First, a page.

Garbage Collection Resolved

When you move to Mexico you might be surprised that you can’t just put your garbage can out on the street and have it picked up. In most places in Mexico you have to personally take your garbage to the garbage truck when it comes by. For this reason someone on the garbage collection crew rings a bell, loudly informing people that they need to gather their garbage and come out to dispose of it.

Each city is different, but that’s the general plan. A second option is to take your garbage in a personal vehicle–if you have one–and throw it away in a dumpster. In Cuernavaca our garbage collection was relatively random as far as day and time of collection was concerned. Then we began to have major problems with garbage–and if you live here you’ll know that that is an understatement. As part of these problems garbage collection became even more sporadic and quite infrequent. In our family we survived the crunch by having my husband take it to a dumpster on his way to work.

Suddenly the city had the problem resolved. A new company began to take over garbage collection in the neighborhoods. Much to our dismay they removed the dumpsters all over the city. It became my job to listen for the garbage truck and run out to throw the garbage away. No easy feat with a toddler in the house! I was getting quite wound up about the whole thing because the new bells were quieter and I couldn’t hear the truck until it was already in my street, giving me all of 60 seconds to get my son in the stroller, the gate unlocked, and charge out, garbage in one hand, stroller handle in the other. What if we were in the middle of a diaper change?

Well I stressed and groused and asked a neighbor to shout at me when he heard the truck working its way through our neighborhood. He told me he heard the truck and I’d come out and the truck would either have already left or would take 20 more minutes to come. There I’d be, standing in the hot sun with my son and my garbage. As if that weren’t enough, sometimes I had to leave on garbage collection day and would have to leave my garbage with a neighbor. That’s when the solution began to form its self.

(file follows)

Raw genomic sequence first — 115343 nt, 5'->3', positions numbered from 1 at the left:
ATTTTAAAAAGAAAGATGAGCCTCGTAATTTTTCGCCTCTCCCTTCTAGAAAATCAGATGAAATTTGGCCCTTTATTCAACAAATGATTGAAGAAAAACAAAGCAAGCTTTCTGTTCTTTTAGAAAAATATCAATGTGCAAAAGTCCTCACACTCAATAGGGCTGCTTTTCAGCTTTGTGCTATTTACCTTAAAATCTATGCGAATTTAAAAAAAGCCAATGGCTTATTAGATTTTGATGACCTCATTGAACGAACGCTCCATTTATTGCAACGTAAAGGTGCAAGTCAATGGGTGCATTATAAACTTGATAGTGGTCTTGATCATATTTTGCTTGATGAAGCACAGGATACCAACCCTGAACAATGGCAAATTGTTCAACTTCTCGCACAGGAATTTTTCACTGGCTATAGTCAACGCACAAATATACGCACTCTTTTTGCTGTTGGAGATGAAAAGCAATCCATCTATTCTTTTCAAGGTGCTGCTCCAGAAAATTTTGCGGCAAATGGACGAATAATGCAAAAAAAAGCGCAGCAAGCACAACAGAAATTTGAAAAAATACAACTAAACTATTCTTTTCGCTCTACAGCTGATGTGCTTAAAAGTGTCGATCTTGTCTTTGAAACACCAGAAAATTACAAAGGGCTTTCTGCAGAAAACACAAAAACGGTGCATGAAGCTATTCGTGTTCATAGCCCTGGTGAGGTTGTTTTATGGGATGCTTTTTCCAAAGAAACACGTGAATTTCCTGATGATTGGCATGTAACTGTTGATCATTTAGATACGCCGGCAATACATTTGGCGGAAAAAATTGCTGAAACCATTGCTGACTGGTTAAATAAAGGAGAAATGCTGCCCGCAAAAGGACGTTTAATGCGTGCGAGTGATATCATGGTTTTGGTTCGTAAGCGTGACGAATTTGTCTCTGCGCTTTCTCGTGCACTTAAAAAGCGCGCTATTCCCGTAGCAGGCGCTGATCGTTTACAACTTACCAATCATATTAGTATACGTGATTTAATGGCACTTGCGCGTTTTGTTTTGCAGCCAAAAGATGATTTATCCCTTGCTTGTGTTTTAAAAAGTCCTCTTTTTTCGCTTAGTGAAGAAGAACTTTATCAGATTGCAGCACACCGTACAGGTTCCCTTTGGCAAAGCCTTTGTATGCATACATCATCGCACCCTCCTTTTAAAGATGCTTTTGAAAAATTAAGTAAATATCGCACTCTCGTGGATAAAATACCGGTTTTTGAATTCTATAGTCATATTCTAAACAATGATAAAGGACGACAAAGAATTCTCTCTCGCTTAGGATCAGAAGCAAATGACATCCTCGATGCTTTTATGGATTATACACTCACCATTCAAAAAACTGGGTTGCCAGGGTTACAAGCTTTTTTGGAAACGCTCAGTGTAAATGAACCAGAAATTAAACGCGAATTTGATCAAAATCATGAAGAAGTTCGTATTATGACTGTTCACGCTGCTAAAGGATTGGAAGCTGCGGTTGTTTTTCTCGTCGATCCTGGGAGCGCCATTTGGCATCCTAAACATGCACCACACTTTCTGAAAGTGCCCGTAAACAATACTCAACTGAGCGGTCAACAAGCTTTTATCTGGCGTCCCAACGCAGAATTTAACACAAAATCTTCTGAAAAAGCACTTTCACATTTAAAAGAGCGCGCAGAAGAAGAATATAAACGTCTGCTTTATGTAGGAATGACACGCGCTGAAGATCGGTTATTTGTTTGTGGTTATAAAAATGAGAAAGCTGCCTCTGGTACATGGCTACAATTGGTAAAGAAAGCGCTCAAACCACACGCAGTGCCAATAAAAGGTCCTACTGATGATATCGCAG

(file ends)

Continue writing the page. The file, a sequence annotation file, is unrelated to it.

Apparently others were having the same problems I was. In fact, I’m sure they were because I saw people running and shouting to each other when the truck showed up. People in my neighborhood NEVER run and never shout. Everyone walks and speaks to eath other in conversational tones. Mexicans rarely make a show. People began to pile their garbage up at the bases of trees and posts in the morning of collection day. One day my neighbor helped me to take my garbage out and that’s what she did. She piled mine right on the pile. Later that day it was gone. I hadn’t even heard the truck!

Ahhhh. Relief. Now all I have to do is take my garbage out to the street in the morning on collection day.

What Has Changed in Your Life Lately?

It seems like it’s hard to change our lives. Doesn’t it always end up being the “same old same old?” I realized the other day, that since moving to Mexico 6 years ago, my life has changed in many small ways. In a lot of ways I’m closer to being the person I want to be. There’s nothing like moving to another country to make you try news ways of doing things and to make you experience new ways of seeing things.

A Focus on Emotional Health